Saturday, August 16, 2008

Meanderings With Moose And Efforts With Estrid!

There hasn't been a second to waste. There ISN'T a second to waste. I don't even have time to apologise for the long lapse since my last posting. Ravelympics are here and I have until August 25 (I think) to reach the finishing line on my marathon events, viz the Cable Steeplechase and the Sweater Sprint. For both of these I have entered the lovely but demanding Estrid out of the Elsebeth Lavold stable.

Here is the front, completed and blocking. Have just got to the armhole shaping on the back and laid it down to bring you this posting - hope you appreciate the sacrifice. No, the original didn't have armhole shaping, but I thought it would look more elegant, less bulky, with set-in sleeves. It's Lavold's own Silky Wool in Midnight or Navy or some such description of dark blue - colour 46 if you're besotted - and I'm working it on a 3.5mm circular - can you believe the insanity? Seventeen days, seventy million stitches on a thin little toothpick, and I chose to enter Ravelympics. Nobody forced me.

Actually the reasoning was that this particular design has been in the queue for quite some time and something as time-constrained as the Ravelympics might just make me finish it rather than starting, losing enthusiasm, and consigning Estrid to the ever-growing pile of WIPs hibernating in the stash room.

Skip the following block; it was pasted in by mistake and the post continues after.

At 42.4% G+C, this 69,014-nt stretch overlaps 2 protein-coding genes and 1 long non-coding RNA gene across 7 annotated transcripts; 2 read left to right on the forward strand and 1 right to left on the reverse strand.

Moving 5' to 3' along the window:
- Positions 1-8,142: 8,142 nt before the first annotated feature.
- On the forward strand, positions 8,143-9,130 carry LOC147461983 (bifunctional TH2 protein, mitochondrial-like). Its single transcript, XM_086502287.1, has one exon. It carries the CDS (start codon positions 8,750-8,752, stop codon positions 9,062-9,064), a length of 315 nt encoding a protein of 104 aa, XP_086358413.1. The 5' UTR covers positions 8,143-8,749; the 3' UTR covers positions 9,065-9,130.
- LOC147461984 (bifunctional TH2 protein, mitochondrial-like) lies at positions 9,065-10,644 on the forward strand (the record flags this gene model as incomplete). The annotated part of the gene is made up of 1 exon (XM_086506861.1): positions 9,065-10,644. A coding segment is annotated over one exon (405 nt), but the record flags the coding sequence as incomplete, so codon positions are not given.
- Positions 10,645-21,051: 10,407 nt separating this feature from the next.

We got back from a travel job in Nova Scotia just before the start of Ravelympics. That was a good trip and one article has already been accepted for publication, while DH's pictures are on their way to Lonely Planet. Gosh Nova Scotia is beautiful.

This is the switchbacking coastal road along Cape Breton in the mists of early morning. You can spot pilot whales out in the waves as you drive by -

- but it's not that good an idea to take your eyes off the road, even for a second, as you never know who is going to appear, wandering peacefully on your side of the carriageway.

The most engaging thing about Cape Breton was the fact that the eastern side was totally Celtic, with signs in Gaelic, a College of Piping (bagpipes, bagpipes, not plumbing!), ceilis held in the evenings, and a general air of familiarity. The western side, in contrast, was totally French, with signs in the Gallic language, shops selling French patisserie, everyone speaking in Canadian French (not as easy to understand as the European version) and a completely different atmosphere in every way. Great fun.

Getting up early in the morning was a good idea as you often found the wildlife ambling around and willing to be photographed during breakfast (theirs, not ours).

Took this picture myself, I did, I did, with my own camera!

- and if you don't believe me, here's proof - the wildlife photographer in action, unaware that he himself is being tracked by a lens. Isn't it nice to see a moose against the dawn sky on a coastal headland with the sea below? By 8 am, he had ambled away into thick woodland cover where he would remain until after dusk (no, no, the moose, not DH, do pay attention).